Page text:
Charging 10pc tax on cell phone users illegal: Senate panel
Based on a presidential decree, also endorsed by the Cabinet when the parliament was on the summer recess, the government imposed a 10 percent tax on mobile phone users.
But when the lower house returned from the break, the lawmakers rejected the levy on October 14, with the financial and budgetary commission calling the action against Article 79 of the Constitution.
Article 79 says: “During parliament recess, the government shall, in case of an immediate need, issue legislative decrees except in matters related to budget and financial affairs. Legislative decrees, after endorsement by the president, shall acquire the parliament approval.”
The article adds the legislative decrees shall be presented to parliament within 30 days of convening of its first session. If rejected by the parliament, they become void.
But the Ministry of Finance said the 10 percent tax was still regal despite the rejection of the presidential decree because the tax had been included in the new fiscal year draft budget which was approved by lawmakers.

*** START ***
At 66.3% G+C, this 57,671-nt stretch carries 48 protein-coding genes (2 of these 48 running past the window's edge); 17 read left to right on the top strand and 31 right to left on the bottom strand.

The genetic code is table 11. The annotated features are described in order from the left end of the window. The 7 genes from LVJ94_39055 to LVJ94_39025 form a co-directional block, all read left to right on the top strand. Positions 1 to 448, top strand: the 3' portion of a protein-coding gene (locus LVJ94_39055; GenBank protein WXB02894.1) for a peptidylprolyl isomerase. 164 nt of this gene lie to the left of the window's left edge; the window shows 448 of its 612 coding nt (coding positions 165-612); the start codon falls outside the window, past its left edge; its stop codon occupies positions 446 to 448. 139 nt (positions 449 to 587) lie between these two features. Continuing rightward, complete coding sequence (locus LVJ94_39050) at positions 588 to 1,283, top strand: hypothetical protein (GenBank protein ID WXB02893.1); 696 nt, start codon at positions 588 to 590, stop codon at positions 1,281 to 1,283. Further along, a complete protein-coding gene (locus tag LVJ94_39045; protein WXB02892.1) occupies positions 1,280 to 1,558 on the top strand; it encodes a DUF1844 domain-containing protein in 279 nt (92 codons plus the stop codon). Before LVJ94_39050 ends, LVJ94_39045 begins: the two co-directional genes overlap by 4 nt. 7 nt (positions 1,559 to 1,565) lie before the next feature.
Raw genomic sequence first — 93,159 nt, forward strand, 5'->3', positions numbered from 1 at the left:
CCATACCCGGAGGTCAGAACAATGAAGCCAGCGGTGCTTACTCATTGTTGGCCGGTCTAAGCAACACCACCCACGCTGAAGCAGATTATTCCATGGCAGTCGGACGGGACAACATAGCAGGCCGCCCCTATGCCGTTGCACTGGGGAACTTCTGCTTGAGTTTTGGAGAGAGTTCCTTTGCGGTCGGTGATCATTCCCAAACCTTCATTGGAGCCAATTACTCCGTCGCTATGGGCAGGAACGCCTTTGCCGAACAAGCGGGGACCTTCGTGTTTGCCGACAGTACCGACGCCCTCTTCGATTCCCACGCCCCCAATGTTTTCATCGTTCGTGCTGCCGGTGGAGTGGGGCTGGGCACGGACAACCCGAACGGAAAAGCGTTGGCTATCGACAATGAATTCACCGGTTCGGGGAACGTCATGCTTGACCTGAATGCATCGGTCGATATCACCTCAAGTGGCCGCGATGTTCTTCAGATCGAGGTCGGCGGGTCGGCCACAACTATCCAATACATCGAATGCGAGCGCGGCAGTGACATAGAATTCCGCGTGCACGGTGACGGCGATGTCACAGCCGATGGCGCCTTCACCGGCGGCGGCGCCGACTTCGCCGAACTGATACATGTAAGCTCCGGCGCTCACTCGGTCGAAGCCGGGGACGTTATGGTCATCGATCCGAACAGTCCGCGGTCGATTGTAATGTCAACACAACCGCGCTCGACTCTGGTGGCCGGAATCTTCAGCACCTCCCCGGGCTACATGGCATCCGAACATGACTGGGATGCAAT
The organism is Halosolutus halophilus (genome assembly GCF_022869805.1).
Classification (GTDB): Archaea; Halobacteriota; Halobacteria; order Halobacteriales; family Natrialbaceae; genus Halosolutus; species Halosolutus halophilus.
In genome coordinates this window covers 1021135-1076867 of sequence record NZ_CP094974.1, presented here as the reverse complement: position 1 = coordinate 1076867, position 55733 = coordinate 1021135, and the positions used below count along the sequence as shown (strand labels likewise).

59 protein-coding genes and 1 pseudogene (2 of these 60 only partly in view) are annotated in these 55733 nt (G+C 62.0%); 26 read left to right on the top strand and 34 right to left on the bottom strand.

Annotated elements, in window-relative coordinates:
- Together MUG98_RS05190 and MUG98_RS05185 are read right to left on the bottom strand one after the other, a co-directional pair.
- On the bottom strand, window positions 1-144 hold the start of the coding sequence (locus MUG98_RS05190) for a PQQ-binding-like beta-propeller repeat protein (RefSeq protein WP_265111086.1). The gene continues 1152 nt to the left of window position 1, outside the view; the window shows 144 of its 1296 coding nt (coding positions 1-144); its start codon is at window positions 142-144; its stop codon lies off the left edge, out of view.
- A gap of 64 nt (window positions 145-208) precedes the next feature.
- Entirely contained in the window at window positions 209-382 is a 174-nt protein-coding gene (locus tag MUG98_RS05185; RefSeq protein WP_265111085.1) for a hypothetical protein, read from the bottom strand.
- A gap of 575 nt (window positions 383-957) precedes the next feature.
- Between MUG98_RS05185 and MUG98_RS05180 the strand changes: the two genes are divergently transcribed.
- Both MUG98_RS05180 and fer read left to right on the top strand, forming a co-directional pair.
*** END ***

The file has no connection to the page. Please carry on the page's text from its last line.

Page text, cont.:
Senate telecommunications commission head Eng. Javed Rauf told Pajhwok Afghan News during an exclusive interview that the tax had no legal status after the rejection of the presidential decree and it should be stopped.
He denied if the levy had been included in the 2015 budget, saying a law should have been drafted in line with the Article 42 of the Constitution before charging the tax. He said both charging the tax and issuing the presidential decree in this regard were against the law.
The Article 42 states “every Afghan shall pay taxes and duties to the state in accordance with the provisions of the law. No taxes or duties shall be levied without legal representation.
It adds “tax rates and duties as well as the method of payment shall be determined, with due respect to social justice, by law. This provision shall also apply to foreign individuals and organizations. Every kind of tax, duty as well as paid incomes shall be deposited to a single state account.
Rauf said the government’s move to charge the tax showed it had no respect for the Constitution. “The 10 percent tax collection should be stopped as soon as possible because the decree has been rejected and the levy has been not legally explained,” the lawmaker said.
He said he was not against taxes, but everything should be under the ambit of law.
The Wolesi Jirga has recently rejected five presidential legislative decrees, including the one imposing the 10 percent telecom tax.
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